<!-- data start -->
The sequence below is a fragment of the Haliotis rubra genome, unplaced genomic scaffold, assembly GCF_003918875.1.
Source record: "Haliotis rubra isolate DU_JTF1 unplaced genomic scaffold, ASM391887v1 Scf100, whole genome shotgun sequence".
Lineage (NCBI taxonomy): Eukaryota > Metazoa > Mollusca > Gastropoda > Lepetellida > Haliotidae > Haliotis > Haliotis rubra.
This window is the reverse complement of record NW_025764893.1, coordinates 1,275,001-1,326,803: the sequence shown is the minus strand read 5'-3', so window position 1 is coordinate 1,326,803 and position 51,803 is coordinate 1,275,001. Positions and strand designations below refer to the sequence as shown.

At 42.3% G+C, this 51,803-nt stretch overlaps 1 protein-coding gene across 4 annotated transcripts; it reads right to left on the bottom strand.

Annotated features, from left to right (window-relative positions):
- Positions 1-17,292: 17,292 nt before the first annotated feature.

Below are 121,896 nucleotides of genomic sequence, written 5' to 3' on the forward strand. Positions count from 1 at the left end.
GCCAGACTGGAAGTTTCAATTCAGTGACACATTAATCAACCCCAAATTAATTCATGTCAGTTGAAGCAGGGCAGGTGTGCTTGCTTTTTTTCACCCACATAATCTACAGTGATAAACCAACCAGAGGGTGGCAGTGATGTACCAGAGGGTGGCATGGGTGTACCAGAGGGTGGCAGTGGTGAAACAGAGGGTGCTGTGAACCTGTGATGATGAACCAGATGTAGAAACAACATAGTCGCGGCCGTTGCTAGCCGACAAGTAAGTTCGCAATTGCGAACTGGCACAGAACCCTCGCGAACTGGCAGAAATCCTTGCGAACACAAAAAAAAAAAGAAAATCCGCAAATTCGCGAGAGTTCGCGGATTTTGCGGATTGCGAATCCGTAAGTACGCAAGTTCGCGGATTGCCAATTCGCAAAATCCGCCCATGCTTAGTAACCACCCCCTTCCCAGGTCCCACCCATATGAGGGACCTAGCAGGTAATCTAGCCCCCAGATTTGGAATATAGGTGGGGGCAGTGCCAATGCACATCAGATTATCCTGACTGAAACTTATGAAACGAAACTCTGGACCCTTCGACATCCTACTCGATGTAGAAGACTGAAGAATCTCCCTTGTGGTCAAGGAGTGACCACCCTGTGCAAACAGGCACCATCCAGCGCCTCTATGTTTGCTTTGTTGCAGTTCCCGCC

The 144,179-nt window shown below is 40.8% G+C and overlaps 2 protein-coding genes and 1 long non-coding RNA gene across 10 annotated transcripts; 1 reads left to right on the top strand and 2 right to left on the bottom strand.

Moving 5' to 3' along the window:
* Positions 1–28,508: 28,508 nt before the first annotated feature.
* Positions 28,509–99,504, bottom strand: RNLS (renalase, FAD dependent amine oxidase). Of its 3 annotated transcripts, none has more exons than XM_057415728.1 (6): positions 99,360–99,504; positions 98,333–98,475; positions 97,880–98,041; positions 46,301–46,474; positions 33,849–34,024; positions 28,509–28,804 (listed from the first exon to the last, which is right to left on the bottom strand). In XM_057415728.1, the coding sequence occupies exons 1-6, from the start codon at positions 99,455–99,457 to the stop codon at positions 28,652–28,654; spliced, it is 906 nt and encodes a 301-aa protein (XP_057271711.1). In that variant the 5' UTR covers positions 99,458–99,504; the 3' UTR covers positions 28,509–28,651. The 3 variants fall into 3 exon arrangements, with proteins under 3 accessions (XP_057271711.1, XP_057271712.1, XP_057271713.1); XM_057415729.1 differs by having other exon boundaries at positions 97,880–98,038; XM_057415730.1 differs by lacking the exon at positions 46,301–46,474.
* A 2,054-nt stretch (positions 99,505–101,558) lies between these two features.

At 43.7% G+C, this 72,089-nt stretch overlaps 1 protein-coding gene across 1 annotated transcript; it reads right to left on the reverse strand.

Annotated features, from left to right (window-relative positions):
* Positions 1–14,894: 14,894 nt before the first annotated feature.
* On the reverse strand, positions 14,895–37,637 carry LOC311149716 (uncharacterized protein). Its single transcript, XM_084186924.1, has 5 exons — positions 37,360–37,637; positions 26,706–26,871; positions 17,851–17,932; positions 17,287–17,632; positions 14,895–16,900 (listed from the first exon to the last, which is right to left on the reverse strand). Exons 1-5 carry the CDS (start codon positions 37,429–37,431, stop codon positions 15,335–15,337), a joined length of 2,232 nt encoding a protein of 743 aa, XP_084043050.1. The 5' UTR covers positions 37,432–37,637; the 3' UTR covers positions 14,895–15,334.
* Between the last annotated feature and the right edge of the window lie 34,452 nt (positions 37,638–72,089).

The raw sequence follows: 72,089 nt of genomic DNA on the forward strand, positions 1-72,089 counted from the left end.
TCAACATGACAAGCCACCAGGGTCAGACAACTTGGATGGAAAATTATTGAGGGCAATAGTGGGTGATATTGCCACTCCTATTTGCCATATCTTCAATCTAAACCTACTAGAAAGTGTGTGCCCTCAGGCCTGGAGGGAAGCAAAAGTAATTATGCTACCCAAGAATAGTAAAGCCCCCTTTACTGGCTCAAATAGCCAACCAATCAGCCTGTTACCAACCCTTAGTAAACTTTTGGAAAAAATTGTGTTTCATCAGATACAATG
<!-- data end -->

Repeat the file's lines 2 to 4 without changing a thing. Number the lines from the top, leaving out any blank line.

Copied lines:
Source record: "Haliotis rubra isolate DU_JTF1 unplaced genomic scaffold, ASM391887v1 Scf100, whole genome shotgun sequence".
Lineage (NCBI taxonomy): Eukaryota > Metazoa > Mollusca > Gastropoda > Lepetellida > Haliotidae > Haliotis > Haliotis rubra.
This window is the reverse complement of record NW_025764893.1, coordinates 1,275,001-1,326,803: the sequence shown is the minus strand read 5'-3', so window position 1 is coordinate 1,326,803 and position 51,803 is coordinate 1,275,001. Positions and strand designations below refer to the sequence as shown.